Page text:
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The Write Question is a weekly video podcast all about writing. Today’s topic focuses on fiction writing and how to capture a character’s travels.
If you have a question you’d like me to answer you can email me at firstname.lastname@example.org, tweet me @pubcoach, or leave a message for me at the Skype account, The Write Question.
Welcome to The Write Question, I’m Daphne Gray-Grant. Today we’re talking about techniques for fiction writers.
Today I’m answering a question from Khaled Akli in Paris, France. Here’s what he asked me.
“I am after tips on how to document a character’s travel to a dangerous area (in my case visiting several terrorist-stricken countries in Sub-Saharan Africa). These travels, if successful, will be part of the character’s positive evolution. As I have never traveled to any of these countries myself, I don’t know how to write about the setting or the atmosphere… I am a little bit stuck. Do you have any tips?”
Thanks for the question, Khaled. As you may have heard, many writers often get the advice, “write what you know.” In fact, I frequently gave that advice myself. But I changed my mind a few years ago, after reading a thoughtful article in the Atlantic by writer and author Bret Anthony Johnston.
He offered the opposite. “Don’t write what you know.” Johnston’s article suggests that instead, writers should take more risks. He says the idea affected his own writing:
“I took small details from my life to evoke a place and the people who inhabit it, but those details served to illuminate my imagination. Before, I’d forced my fiction to conform to the contours of my life; now I sought out any and every point where a plot could be re-routed away from what I’d known. The shift was seismic. My confidence waned, but my curiosity sprawled.”
Johnston argues — and I agree — that writing only about what you know can be boring. I suggest you read his entire article, and there’s a link in the description.
Of course, if you’re setting your book in a different country, you’ll need to find out certain details so you can better express setting and atmosphere. Here are some concrete tips I can give you:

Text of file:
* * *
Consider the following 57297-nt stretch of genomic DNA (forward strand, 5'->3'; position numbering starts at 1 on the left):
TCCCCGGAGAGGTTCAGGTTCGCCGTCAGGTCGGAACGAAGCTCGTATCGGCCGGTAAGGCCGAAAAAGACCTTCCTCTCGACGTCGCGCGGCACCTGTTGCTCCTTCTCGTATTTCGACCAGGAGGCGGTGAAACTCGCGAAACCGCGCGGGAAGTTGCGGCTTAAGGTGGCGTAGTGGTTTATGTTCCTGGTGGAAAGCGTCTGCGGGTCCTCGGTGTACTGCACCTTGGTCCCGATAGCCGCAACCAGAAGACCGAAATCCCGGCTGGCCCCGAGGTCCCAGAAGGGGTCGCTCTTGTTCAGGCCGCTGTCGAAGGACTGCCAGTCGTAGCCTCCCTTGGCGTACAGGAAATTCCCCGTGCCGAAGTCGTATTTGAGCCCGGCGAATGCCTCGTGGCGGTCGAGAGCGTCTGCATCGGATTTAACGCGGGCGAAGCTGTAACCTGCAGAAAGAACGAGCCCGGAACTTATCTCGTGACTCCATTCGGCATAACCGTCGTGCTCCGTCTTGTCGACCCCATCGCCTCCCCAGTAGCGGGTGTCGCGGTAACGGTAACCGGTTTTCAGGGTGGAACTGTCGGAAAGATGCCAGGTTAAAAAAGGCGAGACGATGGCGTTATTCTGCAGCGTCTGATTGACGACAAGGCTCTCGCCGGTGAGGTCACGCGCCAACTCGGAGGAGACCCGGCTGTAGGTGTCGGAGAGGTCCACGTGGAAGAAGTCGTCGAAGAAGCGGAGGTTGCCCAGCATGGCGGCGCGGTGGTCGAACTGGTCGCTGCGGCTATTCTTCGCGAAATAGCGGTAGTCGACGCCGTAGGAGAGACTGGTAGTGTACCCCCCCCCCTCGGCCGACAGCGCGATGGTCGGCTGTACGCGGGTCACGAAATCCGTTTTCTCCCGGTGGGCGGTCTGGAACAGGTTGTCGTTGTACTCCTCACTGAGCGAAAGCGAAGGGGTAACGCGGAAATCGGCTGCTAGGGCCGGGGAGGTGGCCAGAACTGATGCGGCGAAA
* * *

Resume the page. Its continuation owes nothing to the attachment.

- Watch some movies: particularly documentaries. They should give you a good sense of setting and atmosphere in a city or region.
- Look online: The Internet is a trove of good information, and a quick google search will get you plenty of photos and descriptions that should be very helpful. I especially recommend Wikitravel.org as a great in-depth look of any given city or place.
- Go to the library: Travel books, in particular, should be able to give you a good sense of important buildings, weather, geography and local customs.
- Talk to real people: Interview someone who has actually lived in the place you want to write about. Nothing beats lived experience and this person should be able to fill in the holes that books or movies may have left. If you don’t know anyone personally, ask all of your friends and colleagues. Six degrees of separation means that you probably know someone, who knows someone, who lives where you want to write about.
Finding a local can also be very helpful once you’ve actually finished writing. Having someone review your manuscript to double check local knowledge is a good idea.
Building an atmospheric world allows readers to be transported into your writing. Your instinct to build an immersive world was correct. And aside from researching in the area where you want to write, I highly recommend looking at how others have tackled this challenge.
You might want to pay particular attention to SciFi and fantasy authors. These writers can’t travel to the world they want to represent, so they must use their imagination. Look at how they do it and you might get some ideas for yourself. I’m not a SciFi/fantasy reader, but others who highly recommend the works of Neil Gaiman, Corey Doctorow and Terry Pratchett. I’ve put some links below.
Finally, let me wrap up with a comment from novelist Ernest Hemingway. “From all things that you know and all those you cannot know, you make something through your invention that is not a representation but a whole new thing truer than anything true and alive.”
Thanks for your question, Khaled. With a combination of research and imagination, I hope you are able to capture the essence of the places in your novel.
Don’t Write What You Know (The Atlantic)